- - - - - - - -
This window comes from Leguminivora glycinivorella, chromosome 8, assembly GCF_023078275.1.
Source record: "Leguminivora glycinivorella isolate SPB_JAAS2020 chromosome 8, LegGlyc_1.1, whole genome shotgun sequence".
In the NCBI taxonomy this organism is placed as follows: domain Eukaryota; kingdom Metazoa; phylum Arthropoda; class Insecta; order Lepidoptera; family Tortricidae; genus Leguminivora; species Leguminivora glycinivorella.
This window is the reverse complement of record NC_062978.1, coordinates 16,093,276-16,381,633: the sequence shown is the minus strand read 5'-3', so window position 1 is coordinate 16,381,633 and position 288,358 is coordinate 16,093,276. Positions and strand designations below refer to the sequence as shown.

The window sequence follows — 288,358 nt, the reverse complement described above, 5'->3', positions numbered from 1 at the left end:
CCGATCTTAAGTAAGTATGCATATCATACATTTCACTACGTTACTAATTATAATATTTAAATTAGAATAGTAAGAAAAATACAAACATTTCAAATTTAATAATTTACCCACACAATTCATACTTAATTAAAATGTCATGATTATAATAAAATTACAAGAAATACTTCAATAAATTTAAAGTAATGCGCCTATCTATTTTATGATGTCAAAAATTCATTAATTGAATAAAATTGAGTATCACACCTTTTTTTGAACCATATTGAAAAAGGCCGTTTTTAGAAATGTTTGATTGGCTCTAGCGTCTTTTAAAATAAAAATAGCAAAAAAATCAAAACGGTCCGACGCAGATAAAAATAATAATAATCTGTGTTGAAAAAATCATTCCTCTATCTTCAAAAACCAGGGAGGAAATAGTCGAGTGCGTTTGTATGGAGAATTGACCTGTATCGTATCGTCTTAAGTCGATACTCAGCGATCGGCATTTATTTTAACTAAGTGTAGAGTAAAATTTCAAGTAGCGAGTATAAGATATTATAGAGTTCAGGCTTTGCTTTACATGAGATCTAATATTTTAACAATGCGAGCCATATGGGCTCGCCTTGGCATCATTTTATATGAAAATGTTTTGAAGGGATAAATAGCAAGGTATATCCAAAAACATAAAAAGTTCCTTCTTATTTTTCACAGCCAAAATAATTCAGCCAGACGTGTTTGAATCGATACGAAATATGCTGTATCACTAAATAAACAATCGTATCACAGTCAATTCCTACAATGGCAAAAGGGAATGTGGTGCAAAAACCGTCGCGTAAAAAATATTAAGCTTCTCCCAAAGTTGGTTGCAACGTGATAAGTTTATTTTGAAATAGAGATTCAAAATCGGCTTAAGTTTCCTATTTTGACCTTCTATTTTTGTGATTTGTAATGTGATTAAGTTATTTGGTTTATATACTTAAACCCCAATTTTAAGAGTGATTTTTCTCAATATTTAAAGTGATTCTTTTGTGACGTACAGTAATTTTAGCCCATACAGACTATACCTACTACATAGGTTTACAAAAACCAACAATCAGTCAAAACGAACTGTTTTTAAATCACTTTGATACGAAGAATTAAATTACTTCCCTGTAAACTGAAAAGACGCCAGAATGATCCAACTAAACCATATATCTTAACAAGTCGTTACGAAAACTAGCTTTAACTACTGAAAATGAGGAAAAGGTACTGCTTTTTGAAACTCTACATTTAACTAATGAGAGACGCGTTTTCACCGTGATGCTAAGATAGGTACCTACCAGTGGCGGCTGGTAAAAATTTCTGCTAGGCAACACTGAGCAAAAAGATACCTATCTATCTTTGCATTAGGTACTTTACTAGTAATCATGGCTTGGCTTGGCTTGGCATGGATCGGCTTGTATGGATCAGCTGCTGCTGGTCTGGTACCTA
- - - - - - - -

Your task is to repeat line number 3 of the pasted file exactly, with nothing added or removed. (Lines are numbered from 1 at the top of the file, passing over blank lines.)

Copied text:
In the NCBI taxonomy this organism is placed as follows: domain Eukaryota; kingdom Metazoa; phylum Arthropoda; class Insecta; order Lepidoptera; family Tortricidae; genus Leguminivora; species Leguminivora glycinivorella.